Preparations for the 2018 Short Track Draft presented by PFC Brakes on Speed51.com are underway. The ballot was recently revealed and sent out to a panel of industry experts to determine the top 51 short track racing prospects in North America.
As we prepare for the draft, we’ll be taking a look at a handful of drivers and providing scouting reports just like you would see ahead of the NFL Draft. These scouting reports will take a look at a driver’s on-track performance, as well as other qualities that may make or break their chances of making it to the top levels of NASCAR.
We continue our round of scouting reports today with a look at Layne Riggs, a Late Model Stock Car driver and the son of former NASCAR Cup Series driver Scott Riggs.
Current Level: CARS Late Model Stock Tour
Hometown: Bahama, NC
Last Year’s Draft: Best of the Rest
Highest Pick: Best of the Rest (2017)
Anticipated 2017 Pick: 45th – 51st
The Skinny: The son of former Monster Energy NASCAR Cup Series competitor Scott Riggs, Layne is making his own name in the Late Model Stock Car ranks. 2017 was a breakthrough season for the 15-year-old, his first full season as a “touring” competitor with success to boot. Still early in his touring career for the 2017 Short Track Draft, he was not on many experts’ radars, but his success last year should change that.
Rising, Falling or Holding Steady: Rising
Layne Riggs started touring with more frequency after his 14th birthday during the 2016 season, and he picked up some strong finishes including a pair of top-five performances on the CARS Tour. He built on that success in 2017, finding victory lane against tough competition and competing for a championship.
Unfortunately, his stock has also taken a hit (literally and figuratively) in recent weeks. In the NFL Draft, some players enter the month of April with question marks over their heads due to injuries during the previous season. Riggs has a similar injury concern at present, after breaking his collarbone in an off-weekend dirt bike incident. He is expected to make a speedy recovery, but it will keep him out of the car for now, including this weekend’s CARS Tour event at Orange County Speedway.
On-Track Accomplishments: B+
Riggs scored two CARS Late Model Stock Tour victories in 2017, at Dominion Raceway (VA) and Orange County Speedway (NC). Coincidentally, Riggs out-dueled one of the great veterans of the Late Model Stock ranks, 2016 CARS Late Model Stock Tour champion Deac McCaskill, for both of those wins, displaying poise under pressure.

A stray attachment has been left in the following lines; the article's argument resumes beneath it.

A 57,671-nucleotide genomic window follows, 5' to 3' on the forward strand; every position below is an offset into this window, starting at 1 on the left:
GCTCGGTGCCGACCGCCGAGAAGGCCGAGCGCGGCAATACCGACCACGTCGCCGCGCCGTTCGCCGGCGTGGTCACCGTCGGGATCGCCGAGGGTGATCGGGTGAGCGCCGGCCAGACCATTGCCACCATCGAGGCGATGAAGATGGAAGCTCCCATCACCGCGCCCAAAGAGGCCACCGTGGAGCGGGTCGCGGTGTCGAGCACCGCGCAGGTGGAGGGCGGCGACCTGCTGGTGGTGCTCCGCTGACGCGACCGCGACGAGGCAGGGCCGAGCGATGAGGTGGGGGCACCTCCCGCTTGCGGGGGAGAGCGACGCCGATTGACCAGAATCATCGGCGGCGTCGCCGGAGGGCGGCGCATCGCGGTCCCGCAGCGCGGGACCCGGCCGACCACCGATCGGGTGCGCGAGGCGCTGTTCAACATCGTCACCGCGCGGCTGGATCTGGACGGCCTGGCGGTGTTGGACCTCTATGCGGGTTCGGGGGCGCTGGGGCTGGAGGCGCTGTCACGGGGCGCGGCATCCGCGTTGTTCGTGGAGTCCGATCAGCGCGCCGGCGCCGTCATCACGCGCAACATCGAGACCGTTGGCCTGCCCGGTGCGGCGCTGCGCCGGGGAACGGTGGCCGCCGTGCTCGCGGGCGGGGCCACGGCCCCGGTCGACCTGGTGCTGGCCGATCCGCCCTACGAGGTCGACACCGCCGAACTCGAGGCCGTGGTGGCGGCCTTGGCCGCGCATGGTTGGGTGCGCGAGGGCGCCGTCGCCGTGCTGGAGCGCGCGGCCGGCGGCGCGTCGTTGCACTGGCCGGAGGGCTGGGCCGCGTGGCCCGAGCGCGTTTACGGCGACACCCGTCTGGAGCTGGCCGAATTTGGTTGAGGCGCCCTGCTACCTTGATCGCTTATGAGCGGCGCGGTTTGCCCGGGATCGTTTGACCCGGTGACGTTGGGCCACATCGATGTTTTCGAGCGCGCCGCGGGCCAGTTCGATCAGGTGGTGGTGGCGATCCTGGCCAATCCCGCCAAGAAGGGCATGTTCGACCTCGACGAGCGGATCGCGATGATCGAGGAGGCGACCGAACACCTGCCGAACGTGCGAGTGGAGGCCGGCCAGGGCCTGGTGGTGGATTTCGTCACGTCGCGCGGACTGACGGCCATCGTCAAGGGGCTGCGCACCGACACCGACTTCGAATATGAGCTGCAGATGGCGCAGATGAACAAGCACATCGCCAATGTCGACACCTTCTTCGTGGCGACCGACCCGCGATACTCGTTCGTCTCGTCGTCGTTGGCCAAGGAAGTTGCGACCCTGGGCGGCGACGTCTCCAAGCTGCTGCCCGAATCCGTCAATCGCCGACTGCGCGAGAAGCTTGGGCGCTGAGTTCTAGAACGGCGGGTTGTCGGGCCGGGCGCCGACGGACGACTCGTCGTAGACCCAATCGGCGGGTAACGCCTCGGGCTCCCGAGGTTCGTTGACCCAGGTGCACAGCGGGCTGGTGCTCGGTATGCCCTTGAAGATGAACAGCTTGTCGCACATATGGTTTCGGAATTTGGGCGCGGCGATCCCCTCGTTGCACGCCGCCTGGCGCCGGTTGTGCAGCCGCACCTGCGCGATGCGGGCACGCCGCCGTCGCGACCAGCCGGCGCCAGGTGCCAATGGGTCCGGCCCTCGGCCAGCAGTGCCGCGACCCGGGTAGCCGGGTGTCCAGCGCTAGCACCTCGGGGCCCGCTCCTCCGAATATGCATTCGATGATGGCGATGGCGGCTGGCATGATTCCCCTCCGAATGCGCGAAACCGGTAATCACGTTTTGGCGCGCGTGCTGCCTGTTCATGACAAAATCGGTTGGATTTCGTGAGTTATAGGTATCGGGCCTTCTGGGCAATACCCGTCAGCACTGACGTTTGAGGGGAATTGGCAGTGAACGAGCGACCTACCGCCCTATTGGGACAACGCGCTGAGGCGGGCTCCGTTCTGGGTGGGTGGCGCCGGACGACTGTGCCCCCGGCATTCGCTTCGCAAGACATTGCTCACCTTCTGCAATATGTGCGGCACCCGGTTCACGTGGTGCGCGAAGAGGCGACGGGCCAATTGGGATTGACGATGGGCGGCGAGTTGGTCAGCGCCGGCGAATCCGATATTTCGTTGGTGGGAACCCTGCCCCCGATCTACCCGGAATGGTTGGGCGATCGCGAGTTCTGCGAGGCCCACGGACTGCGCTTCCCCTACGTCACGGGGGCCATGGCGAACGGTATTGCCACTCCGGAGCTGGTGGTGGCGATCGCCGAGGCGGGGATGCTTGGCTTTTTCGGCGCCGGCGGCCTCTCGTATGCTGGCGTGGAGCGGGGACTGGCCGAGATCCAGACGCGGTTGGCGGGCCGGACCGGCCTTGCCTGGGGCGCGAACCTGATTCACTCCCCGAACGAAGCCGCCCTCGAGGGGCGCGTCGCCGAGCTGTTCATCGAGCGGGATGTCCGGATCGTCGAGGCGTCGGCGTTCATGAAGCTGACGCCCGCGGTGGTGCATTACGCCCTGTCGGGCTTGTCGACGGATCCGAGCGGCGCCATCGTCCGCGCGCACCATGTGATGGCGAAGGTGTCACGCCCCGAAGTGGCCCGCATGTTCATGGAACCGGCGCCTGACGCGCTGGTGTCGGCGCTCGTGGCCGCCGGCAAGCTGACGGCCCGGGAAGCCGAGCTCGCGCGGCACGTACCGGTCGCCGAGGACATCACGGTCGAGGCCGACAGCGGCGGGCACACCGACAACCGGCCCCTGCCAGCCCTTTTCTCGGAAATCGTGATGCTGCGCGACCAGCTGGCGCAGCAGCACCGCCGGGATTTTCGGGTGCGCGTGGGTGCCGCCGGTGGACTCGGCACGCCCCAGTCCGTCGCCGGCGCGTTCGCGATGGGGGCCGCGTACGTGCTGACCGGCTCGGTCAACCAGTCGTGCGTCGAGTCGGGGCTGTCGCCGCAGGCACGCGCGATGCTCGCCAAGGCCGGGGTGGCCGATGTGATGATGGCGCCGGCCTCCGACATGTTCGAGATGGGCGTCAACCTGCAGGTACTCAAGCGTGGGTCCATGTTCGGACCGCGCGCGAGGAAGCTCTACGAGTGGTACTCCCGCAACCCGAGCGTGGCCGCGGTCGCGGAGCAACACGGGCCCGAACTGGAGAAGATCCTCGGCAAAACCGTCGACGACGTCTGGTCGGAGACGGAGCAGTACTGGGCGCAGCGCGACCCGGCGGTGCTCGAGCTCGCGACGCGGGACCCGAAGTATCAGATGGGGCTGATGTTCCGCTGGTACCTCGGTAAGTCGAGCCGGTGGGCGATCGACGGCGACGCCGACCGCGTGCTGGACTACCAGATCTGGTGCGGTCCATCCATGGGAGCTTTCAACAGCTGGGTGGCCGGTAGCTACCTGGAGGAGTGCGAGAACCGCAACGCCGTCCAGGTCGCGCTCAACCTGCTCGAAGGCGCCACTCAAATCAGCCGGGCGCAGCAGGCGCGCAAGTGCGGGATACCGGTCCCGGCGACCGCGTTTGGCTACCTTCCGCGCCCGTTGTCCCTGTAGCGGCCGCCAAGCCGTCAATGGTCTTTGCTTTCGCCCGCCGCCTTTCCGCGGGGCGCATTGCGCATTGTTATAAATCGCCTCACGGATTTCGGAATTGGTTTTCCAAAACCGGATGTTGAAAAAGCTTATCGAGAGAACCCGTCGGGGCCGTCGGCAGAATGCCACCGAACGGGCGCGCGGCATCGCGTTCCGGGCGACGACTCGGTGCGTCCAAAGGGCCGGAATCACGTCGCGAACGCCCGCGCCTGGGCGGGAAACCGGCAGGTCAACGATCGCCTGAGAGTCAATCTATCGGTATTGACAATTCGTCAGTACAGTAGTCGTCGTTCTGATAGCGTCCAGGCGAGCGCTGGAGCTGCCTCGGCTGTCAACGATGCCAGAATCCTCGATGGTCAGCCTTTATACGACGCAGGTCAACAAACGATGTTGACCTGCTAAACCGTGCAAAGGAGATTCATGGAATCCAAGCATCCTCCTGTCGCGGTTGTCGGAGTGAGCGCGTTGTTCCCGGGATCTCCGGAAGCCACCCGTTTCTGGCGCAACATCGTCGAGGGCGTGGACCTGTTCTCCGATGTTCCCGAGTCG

Because of his strong performances, Riggs contended for the CARS Tour crown, battling with JR Motorsports drivers Josh Berry and Anthony Alfredo for the honor. A mechanical failure ended his title hopes during the final race at South Boston, but his ability to contend with the best Late Model Stock drivers in the Carolinas at such a young age only bodes well.
Riggs has maturity beyond his years, both in and out of the race car. He is well-spoken, a great interview both in triumph and disappointment, and always makes time for fans at the race track. He could stand to put that personality on display more, but hopefully opportunities such as those created by his membership in the CARS Tour “Touring 12” contingency program will give him a larger platform.
Sponsor Appeal: B+
As mentioned above, Riggs is young and personable, which should make him quite a draw as his reputation grows in the short track ranks. He also has the NASCAR pedigree as the son of a former Cup driver and XFINITY Series winner, giving him name recognition.
Social Media: B-
When Riggs posts on social media, it’s candid and “for the fans.” When he broke his collarbone in a dirt bike accident this spring, he used his social media platforms to make the announcement, apologizing to those who had supported him and showing his desire to get back in the race car.
With that said, posting with more frequency on social media would dramatically bolster his appeal to both fans and sponsors and display his personality. Particularly on Twitter, where many drivers give insight to what they do out of the race car, Riggs often duplicates his Facebook posts which are often race recaps. Giving a stronger glimpse into Layne Riggs, the person, would do wonders for his marketability.
First and foremost, heal up. Fortunately, Riggs’ timeline is reportedly in weeks instead of months for his broken collarbone, which means he should be back in the race car in due time. Riggs will be back to competing in the CARS Tour once he has a clean bill of health, which will hopefully prime him to compete in Late Model Stock’s “crown jewel” events such as the ValleyStar Credit Union 300 and the Myrtle Beach 400 in the fall. Given that he is no longer in championship contention, a few big wins could boost his stock for next year’s draft.
-By Zach Evans, Speed51.com Southeast Editor – Twitter: @ztevans
-Photo credit: Speed51.com